If you file a Chapter 7 bankruptcy, and your debt is primarily consumer debt, you have to pass the means test to receive a discharge (get your qualifying debts wiped out). However, if your bankruptcy is a business bankruptcy, you get to skip this step. You don’t have to take the means test. A business bankruptcy is one in which the majority of the filer’s debt is business debt. It’s evident that if a business entity such as a partnership, limited liability Company, or corporation files for bankruptcy, categorizing the bankruptcy will be straightforward. The filing will be a business bankruptcy. But it isn’t always that simple. An individual who files a personal case yet operates a business can and probably will have business debt and another type, too consumer debt. If the filer’s debt is primarily consumer in nature, the bankruptcy will be a consumer bankruptcy even if the filer has some business debt, as well. Whichever type the filer has more of will determine the classification. Business debt and a profit motive go hand-in-hand. Simply put, you incur business debt while trying to make money. For instance, if you borrow money to buy a food truck, the loan would be of a business nature. The same would hold true if you purchased tools for your construction business. By contrast, goods and services of a personal nature that you purchased on credit are consumer in nature. For instance, housing expenses, clothing, and school supplies for your children, and costs for a gardener, housekeeper, or pool services are all examples of consumer debt.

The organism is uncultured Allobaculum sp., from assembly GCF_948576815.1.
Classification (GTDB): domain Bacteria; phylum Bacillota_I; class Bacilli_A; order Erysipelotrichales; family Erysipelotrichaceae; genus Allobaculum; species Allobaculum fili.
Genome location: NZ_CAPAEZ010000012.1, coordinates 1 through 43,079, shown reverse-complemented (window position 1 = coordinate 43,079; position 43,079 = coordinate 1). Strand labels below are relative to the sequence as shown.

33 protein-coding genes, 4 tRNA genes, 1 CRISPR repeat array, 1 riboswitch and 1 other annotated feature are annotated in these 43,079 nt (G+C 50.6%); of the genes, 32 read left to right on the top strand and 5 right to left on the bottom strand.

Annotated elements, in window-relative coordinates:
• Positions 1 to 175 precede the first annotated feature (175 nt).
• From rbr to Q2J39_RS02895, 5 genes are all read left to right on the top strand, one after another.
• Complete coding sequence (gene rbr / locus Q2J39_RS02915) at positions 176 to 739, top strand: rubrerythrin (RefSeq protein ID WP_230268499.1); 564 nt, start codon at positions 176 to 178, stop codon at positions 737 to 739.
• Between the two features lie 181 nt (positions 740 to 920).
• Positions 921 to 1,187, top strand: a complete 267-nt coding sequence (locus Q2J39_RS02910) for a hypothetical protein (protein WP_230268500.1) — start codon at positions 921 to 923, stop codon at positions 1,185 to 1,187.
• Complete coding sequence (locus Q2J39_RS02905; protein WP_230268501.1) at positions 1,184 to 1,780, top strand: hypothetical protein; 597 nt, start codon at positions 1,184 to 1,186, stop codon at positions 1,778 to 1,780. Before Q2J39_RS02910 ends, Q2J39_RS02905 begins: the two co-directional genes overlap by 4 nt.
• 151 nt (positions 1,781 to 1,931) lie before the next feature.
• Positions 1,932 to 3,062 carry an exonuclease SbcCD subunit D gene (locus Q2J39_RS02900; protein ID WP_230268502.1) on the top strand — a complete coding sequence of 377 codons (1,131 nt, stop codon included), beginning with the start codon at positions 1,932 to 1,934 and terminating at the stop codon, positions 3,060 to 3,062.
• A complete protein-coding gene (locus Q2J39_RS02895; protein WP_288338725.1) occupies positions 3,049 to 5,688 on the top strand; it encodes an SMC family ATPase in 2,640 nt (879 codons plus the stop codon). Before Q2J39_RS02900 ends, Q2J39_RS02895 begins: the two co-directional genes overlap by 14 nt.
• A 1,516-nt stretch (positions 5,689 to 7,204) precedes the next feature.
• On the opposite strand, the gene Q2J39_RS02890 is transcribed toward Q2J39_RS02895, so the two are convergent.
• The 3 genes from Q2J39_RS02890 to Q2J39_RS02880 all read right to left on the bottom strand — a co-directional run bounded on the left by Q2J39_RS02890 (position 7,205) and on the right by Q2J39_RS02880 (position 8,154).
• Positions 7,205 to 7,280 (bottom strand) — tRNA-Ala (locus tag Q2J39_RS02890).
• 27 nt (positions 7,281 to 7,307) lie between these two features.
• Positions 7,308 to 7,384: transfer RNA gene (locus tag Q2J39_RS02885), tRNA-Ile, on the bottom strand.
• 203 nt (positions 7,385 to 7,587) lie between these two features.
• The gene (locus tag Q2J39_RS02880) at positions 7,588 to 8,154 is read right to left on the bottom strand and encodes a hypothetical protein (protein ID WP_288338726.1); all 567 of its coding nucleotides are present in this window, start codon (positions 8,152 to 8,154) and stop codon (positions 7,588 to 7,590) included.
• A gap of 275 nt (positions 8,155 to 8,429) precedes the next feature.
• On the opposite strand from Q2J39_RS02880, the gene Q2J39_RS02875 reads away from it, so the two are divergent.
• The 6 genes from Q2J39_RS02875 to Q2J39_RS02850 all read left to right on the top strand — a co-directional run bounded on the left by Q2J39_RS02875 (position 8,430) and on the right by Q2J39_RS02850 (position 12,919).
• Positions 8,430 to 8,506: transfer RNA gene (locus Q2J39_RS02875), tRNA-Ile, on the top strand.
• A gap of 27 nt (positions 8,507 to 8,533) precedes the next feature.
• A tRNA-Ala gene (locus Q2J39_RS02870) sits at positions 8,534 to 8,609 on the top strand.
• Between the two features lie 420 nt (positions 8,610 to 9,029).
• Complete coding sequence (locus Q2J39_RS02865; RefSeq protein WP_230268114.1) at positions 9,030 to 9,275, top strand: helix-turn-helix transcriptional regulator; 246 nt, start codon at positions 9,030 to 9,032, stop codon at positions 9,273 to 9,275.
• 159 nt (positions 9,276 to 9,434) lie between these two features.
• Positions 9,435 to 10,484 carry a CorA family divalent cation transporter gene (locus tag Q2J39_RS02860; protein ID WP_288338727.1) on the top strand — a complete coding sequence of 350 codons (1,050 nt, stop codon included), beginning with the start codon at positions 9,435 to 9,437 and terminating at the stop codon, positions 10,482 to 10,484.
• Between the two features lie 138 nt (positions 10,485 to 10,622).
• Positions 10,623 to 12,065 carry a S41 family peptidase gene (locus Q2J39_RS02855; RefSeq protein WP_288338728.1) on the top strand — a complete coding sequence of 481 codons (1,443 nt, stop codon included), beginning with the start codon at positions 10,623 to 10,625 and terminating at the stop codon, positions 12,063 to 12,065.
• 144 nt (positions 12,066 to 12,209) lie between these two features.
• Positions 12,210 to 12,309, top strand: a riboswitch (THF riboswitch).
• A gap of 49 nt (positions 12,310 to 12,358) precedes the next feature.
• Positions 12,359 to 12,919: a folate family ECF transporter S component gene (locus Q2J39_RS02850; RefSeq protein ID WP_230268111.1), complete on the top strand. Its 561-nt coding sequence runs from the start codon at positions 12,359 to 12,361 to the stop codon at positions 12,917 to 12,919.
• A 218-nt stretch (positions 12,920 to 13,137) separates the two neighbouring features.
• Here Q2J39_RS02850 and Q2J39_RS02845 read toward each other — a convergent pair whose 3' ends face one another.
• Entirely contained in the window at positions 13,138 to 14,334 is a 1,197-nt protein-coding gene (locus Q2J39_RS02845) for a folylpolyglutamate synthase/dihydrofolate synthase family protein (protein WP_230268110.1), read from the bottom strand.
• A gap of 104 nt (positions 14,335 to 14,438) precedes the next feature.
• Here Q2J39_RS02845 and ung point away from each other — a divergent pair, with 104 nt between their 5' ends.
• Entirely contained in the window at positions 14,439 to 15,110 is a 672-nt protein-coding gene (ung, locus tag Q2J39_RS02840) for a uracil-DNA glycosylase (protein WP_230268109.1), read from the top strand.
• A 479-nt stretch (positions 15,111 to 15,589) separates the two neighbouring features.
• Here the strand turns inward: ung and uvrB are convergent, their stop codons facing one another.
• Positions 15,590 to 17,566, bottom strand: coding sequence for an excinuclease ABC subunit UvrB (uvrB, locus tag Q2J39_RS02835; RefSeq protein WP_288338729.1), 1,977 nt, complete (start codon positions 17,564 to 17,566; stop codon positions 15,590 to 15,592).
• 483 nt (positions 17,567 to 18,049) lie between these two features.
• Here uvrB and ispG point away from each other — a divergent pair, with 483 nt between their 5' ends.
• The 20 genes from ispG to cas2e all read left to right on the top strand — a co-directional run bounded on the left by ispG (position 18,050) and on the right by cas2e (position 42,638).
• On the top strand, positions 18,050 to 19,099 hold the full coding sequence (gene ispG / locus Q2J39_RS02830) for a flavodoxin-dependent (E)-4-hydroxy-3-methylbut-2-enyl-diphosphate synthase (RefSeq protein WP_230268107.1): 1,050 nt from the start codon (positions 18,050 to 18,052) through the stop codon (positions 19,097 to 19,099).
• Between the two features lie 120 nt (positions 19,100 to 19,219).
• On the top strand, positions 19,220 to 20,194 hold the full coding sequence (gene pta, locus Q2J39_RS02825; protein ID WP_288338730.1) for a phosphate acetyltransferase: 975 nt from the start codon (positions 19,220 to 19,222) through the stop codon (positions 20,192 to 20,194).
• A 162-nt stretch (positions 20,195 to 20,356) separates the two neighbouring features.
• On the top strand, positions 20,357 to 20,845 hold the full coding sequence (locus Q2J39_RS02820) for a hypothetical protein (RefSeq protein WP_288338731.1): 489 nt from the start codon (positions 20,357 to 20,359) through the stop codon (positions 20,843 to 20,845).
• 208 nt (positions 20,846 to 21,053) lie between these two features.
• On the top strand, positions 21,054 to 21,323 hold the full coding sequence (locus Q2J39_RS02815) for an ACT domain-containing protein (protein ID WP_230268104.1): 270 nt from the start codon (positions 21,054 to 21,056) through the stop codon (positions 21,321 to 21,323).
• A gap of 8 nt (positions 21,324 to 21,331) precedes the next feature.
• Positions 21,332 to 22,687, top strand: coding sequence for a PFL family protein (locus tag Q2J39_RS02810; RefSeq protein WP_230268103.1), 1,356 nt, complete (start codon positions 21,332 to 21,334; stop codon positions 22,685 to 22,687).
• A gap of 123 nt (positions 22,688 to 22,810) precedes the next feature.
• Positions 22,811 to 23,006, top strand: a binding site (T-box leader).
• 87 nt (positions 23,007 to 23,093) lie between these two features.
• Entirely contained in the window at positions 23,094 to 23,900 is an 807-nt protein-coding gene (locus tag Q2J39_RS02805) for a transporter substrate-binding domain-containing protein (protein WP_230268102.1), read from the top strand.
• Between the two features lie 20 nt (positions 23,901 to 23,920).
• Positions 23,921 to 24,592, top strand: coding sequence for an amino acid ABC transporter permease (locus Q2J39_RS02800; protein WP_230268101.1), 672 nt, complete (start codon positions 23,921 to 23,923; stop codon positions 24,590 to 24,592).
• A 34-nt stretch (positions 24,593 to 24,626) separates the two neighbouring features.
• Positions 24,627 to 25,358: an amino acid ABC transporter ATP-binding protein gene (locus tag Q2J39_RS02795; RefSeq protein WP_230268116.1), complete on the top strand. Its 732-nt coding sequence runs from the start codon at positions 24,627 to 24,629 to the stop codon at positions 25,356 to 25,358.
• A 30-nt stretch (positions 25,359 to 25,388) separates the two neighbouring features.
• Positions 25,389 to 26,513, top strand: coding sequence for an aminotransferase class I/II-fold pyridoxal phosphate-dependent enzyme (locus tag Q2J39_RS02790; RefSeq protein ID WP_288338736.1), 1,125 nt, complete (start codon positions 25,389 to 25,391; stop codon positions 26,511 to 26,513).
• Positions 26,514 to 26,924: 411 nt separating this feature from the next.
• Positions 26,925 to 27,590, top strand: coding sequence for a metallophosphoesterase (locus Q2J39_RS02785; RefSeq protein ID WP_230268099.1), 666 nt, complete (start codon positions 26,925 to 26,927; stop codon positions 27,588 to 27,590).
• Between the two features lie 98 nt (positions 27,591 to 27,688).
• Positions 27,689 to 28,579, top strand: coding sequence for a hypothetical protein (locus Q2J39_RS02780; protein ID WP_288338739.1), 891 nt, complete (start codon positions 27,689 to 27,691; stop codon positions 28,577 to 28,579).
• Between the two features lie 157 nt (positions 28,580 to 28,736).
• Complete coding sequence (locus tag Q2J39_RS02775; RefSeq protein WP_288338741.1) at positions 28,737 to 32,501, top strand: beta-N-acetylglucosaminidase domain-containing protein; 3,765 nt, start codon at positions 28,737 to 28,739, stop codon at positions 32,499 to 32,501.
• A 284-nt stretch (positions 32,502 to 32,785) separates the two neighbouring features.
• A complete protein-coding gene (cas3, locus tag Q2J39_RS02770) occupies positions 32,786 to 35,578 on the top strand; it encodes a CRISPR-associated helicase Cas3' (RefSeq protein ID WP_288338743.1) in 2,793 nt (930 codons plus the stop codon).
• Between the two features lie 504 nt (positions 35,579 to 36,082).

If You Pass the Chapter 7 Means Test
You should be aware that merely passing the means test doesn’t automatically qualify you to file for Chapter 7 bankruptcy. Another step exists. The court will look at two additional forms:
• Schedule I: Your Income and,
• Schedule J: Your Expenses.
If, after deducting your actual monthly expenses from your current monthly income, you have enough remaining to pay something to your creditors, the court might convert (switch) your Chapter 7 case to a Chapter 13 bankruptcy. Also, just because you qualify under the means test doesn’t necessarily mean you should file for Chapter 7 bankruptcy only that you can.
If You Don’t Pass the Chapter 7 Means Test